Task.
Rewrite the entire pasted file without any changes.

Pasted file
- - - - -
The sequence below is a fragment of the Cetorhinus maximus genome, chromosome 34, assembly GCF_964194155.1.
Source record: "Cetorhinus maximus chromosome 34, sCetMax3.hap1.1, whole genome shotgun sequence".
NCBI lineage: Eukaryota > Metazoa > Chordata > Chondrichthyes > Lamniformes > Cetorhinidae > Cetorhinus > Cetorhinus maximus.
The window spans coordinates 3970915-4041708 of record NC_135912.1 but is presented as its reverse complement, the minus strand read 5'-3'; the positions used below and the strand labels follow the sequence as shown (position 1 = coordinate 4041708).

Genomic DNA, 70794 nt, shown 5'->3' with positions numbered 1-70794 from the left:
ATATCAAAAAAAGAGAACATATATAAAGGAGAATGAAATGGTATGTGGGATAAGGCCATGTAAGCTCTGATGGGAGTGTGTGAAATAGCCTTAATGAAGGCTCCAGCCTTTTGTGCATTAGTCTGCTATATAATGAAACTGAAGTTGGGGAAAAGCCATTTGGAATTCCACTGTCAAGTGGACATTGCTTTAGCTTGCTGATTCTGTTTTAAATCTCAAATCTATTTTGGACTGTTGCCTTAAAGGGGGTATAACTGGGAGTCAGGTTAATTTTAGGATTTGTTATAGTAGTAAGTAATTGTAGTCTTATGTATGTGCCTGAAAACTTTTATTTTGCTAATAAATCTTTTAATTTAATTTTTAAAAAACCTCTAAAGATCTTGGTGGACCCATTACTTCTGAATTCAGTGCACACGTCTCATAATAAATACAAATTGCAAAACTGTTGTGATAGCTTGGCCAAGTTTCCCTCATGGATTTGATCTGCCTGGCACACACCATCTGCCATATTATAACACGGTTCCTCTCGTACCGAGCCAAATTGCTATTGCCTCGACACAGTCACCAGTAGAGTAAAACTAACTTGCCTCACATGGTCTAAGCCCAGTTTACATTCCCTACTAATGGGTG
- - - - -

The sequence below is a fragment of the Cetorhinus maximus genome, chromosome 34, assembly GCF_964194155.1.
Source record: "Cetorhinus maximus chromosome 34, sCetMax3.hap1.1, whole genome shotgun sequence".
NCBI lineage: Eukaryota > Metazoa > Chordata > Chondrichthyes > Lamniformes > Cetorhinidae > Cetorhinus > Cetorhinus maximus.
The window spans coordinates 3970915-4041708 of record NC_135912.1 but is presented as its reverse complement, the minus strand read 5'-3'; the positions used below and the strand labels follow the sequence as shown (position 1 = coordinate 4041708).

Genomic DNA, 70794 nt, shown 5'->3' with positions numbered 1-70794 from the left:
ATATCAAAAAAAGAGAACATATATAAAGGAGAATGAAATGGTATGTGGGATAAGGCCATGTAAGCTCTGATGGGAGTGTGTGAAATAGCCTTAATGAAGGCTCCAGCCTTTTGTGCATTAGTCTGCTATATAATGAAACTGAAGTTGGGGAAAAGCCATTTGGAATTCCACTGTCAAGTGGACATTGCTTTAGCTTGCTGATTCTGTTTTAAATCTCAAATCTATTTTGGACTGTTGCCTTAAAGGGGGTATAACTGGGAGTCAGGTTAATTTTAGGATTTGTTATAGTAGTAAGTAATTGTAGTCTTATGTATGTGCCTGAAAACTTTTATTTTGCTAATAAATCTTTTAATTTAATTTTTAAAAAACCTCTAAAGATCTTGGTGGACCCATTACTTCTGAATTCAGTGCACACGTCTCATAATAAATACAAATTGCAAAACTGTTGTGATAGCTTGGCCAAGTTTCCCTCATGGATTTGATCTGCCTGGCACACACCATCTGCCATATTATAACACGGTTCCTCTCGTACCGAGCCAAATTGCTATTGCCTCGACACAGTCACCAGTAGAGTAAAACTAACTTGCCTCACATGGTCTAAGCCCAGTTTACATTCCCTACTAATGGGTG